Battling Artist’s Block

by Courtney Cerniglia

There’s a painting in my studio that has been staring at me for months. It’s literally staring, too, as it’s a portrait of a cat I’m working on for a friend. Its green eyes look at me every day. I quickly look away and skip past. I know that when I make eye contact with this 2D cat, it’s another reminder that it sits unfinished.

My journey with this commission has been a severe case of artist’s block — not feeling inspired to work on it or feeling anxious about the work that is left on the canvas. I’ve found a million excuses to not work on it, naturally, and now am approaching the final weeks until deadline. 

There’s an excellent book on artist’s block, “The War of Art.” It’s a kick-in-the-pants kind of narrative that demolishes the existence and excuse of artist’s block. Steven Pressfield starts by making a definitive statement. “It’s not the writing part that’s hard. What’s hard is sitting down to write. What keeps us from sitting down is Resistance.” The Resistance, that’s the glimmer in the cat’s green eye that peers at me from the easel.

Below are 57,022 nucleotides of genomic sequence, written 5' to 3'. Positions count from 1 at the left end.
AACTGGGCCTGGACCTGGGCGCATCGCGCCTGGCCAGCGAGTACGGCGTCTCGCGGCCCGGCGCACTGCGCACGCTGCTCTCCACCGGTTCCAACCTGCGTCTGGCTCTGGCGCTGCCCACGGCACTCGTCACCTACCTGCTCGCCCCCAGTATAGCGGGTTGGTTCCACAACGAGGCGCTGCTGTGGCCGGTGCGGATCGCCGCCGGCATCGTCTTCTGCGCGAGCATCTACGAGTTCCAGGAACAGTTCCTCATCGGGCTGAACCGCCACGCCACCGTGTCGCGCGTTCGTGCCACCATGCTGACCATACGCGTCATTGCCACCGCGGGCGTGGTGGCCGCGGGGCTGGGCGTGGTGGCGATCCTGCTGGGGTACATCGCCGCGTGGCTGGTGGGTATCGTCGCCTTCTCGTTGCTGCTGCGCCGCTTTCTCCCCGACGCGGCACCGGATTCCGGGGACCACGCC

I’m sure many of us have felt the Resistance in different ways. Whether we’re artists, writers, athletes, or even caregivers, we all come to points in life where we’d just rather not. The scariest part, however, is when it keeps us from putting our art out into the world and living as our best self. If we give into it, sit with it for months and months, we miss out on what it feels like to be on the other side.

I know it will be fun to deliver this commissioned piece to its future owner. It will feel great to have another piece out in the world for others to enjoy. The other side of my resistance is satisfaction, a sale, and a satisfied art lover. If you experience artist’s block, what are you missing out on as a result?

A way I’ve found to combat the block is to do something similar to the activity as a warmup. For example, Lauren Graham shared in her book “Talking As Fast As I Can,” that in order to get through the marathon of writing her book she had a simple practice. She blocked off hours for writing each day, within which she could only do two things: she could write her book, or she could write in her journal. It was perfectly fine to spend the whole time writing in her journal, so long as she showed up and wrote. Chances were that she’d end up writing even a bit more of her book in each session.

Next to my unfinished cat portrait sits a few more canvases of “practice work.” They’re opposite in style, with big swatches of orange and black. I work on those first, and when I am more relaxed, I start working on the cat. What matters is that I started. I set up my easel, squeezed out the paints, had the water dish ready. After that, the painting is easy. 

Pressefield sums it up best. “Creative work is not a selfish act or a bid for attention on the part of the actor. It’s a gift to the world and every being in it. Don’t cheat us of your contribution. Give us what you’ve got.” 

Even if it’s a green-eyed cat painting.